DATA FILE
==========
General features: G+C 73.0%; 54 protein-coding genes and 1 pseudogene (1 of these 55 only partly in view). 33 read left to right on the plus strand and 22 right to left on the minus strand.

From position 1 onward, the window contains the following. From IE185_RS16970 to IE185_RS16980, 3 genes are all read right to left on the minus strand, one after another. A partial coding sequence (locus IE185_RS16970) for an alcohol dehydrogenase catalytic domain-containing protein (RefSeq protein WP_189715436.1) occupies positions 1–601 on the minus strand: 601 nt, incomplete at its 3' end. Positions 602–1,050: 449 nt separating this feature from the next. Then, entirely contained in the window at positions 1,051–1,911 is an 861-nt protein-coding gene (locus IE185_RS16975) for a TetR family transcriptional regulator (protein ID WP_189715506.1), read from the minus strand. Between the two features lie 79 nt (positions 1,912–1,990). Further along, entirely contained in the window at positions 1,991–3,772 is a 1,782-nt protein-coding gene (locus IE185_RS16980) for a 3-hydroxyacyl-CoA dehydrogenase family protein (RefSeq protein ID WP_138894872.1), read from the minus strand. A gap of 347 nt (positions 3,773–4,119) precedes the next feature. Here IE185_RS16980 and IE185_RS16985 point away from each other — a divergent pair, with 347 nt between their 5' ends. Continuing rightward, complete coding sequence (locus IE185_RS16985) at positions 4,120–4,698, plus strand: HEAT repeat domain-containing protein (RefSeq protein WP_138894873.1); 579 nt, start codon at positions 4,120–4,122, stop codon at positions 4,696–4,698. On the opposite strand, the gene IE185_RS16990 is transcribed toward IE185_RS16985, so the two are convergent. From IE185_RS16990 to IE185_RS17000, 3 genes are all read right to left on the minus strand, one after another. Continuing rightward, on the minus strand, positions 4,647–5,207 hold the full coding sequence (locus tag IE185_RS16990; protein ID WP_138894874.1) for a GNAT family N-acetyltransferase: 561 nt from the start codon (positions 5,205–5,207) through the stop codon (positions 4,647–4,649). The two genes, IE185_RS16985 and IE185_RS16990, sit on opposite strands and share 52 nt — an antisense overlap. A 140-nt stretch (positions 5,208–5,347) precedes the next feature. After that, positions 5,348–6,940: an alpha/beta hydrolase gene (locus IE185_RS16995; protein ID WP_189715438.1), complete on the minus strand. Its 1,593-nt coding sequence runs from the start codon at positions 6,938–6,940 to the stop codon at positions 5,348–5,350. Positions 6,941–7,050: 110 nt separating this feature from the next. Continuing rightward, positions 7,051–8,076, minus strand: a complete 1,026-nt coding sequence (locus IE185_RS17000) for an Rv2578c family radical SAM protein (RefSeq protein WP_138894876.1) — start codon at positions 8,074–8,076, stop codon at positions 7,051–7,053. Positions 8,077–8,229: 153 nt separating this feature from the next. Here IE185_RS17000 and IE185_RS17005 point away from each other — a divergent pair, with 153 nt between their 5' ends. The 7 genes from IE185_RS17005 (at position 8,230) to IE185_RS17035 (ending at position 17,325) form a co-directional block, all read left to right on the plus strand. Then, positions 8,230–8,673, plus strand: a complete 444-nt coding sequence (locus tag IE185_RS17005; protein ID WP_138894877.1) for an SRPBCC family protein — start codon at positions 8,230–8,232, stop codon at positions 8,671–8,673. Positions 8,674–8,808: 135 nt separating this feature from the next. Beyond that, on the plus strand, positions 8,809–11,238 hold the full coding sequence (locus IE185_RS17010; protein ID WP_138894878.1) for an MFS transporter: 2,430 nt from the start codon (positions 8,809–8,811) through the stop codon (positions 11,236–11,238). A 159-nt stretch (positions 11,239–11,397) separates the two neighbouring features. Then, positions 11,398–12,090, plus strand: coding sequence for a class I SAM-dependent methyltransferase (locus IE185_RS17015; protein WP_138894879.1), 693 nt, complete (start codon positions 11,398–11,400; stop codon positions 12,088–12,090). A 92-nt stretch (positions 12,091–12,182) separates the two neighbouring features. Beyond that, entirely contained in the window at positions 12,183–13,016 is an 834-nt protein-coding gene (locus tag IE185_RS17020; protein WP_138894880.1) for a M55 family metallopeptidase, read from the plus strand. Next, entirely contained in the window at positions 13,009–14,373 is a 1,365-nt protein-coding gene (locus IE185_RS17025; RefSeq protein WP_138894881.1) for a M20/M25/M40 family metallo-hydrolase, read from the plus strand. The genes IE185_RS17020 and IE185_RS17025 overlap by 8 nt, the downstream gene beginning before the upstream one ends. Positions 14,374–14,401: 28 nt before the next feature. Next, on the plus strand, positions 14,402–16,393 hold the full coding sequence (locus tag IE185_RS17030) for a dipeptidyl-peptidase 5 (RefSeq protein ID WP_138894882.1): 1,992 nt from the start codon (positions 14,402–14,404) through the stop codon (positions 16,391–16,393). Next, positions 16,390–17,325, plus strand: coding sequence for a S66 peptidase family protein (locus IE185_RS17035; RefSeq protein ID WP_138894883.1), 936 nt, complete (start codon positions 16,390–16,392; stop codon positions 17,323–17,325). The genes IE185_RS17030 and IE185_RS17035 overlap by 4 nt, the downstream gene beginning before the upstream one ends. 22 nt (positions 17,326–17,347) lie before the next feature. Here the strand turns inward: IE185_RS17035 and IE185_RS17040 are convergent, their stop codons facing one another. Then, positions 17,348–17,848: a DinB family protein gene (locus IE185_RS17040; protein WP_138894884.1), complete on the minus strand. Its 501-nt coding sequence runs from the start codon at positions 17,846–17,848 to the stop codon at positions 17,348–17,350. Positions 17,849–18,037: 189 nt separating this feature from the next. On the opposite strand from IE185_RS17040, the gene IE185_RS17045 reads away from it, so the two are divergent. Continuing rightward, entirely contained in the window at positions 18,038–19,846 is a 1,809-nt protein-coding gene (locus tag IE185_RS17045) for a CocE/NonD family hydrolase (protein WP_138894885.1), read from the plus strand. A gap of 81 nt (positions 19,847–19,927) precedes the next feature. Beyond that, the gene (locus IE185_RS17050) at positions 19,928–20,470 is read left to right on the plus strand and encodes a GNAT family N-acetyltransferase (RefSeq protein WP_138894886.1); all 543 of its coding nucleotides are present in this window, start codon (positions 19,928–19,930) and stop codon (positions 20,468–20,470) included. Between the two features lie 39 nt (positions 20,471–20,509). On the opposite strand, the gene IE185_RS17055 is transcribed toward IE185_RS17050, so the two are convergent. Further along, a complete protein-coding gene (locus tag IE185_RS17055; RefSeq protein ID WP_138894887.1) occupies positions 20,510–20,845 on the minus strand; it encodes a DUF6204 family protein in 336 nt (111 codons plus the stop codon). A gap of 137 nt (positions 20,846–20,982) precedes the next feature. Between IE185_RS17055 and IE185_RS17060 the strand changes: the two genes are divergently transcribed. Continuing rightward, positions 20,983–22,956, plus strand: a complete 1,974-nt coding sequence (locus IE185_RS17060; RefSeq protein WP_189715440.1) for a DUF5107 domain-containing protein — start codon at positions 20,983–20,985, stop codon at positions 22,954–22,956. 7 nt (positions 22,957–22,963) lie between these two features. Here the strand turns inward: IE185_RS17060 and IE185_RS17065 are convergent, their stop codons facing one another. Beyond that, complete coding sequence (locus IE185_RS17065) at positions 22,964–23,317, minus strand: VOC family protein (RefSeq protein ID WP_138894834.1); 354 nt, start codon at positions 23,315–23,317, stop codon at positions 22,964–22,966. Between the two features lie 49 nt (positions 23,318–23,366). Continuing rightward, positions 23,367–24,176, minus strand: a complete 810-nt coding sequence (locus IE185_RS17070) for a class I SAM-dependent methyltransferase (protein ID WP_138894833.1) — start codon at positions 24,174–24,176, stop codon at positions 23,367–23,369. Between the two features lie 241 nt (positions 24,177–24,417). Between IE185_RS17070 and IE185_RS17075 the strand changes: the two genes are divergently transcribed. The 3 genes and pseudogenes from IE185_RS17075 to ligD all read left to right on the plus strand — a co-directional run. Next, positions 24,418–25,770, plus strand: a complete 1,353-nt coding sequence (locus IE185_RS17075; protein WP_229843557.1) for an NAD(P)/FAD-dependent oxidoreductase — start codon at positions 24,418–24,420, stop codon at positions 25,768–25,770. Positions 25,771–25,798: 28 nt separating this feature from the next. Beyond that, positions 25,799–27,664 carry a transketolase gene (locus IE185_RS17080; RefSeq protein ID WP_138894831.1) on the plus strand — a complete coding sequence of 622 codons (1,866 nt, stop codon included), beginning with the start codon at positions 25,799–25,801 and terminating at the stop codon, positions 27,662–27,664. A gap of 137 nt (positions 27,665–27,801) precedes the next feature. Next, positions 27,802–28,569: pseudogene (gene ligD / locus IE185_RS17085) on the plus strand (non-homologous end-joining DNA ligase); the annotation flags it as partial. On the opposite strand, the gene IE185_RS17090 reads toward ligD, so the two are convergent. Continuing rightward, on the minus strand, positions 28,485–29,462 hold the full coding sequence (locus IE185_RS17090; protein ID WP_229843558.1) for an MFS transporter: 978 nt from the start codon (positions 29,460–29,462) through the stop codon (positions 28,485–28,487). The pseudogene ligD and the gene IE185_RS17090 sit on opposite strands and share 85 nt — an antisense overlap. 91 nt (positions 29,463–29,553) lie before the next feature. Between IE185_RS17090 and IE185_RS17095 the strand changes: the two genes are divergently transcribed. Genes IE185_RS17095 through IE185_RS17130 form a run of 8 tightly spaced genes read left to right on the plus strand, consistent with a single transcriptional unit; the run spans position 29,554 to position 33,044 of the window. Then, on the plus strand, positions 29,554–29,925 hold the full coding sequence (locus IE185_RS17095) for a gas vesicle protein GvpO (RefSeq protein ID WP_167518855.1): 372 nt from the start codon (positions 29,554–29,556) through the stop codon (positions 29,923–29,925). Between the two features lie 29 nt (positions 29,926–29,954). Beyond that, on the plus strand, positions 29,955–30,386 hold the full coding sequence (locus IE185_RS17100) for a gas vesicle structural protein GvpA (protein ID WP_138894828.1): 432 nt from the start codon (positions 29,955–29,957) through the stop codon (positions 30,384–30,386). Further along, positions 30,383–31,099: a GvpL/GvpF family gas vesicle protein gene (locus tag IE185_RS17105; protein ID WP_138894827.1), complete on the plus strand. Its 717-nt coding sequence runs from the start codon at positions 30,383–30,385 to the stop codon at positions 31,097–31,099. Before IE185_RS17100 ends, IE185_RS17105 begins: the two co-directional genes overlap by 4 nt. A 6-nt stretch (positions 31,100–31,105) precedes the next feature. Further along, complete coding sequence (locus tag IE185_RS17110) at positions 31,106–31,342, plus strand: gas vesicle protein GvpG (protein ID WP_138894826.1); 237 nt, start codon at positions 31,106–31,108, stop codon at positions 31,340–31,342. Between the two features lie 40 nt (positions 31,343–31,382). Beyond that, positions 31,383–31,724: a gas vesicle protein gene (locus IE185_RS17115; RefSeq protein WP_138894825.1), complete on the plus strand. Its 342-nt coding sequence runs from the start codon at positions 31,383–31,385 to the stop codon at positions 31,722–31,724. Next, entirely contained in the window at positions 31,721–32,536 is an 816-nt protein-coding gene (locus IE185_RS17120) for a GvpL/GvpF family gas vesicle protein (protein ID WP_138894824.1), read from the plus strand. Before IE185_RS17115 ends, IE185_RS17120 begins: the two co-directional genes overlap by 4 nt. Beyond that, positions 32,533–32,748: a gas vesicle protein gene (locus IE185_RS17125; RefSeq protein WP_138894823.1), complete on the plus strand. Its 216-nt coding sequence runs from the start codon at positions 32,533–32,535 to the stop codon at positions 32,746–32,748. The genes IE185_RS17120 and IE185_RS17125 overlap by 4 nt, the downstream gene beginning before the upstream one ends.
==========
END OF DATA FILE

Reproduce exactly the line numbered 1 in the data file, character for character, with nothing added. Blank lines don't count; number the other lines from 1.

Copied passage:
General features: G+C 73.0%; 54 protein-coding genes and 1 pseudogene (1 of these 55 only partly in view). 33 read left to right on the plus strand and 22 right to left on the minus strand.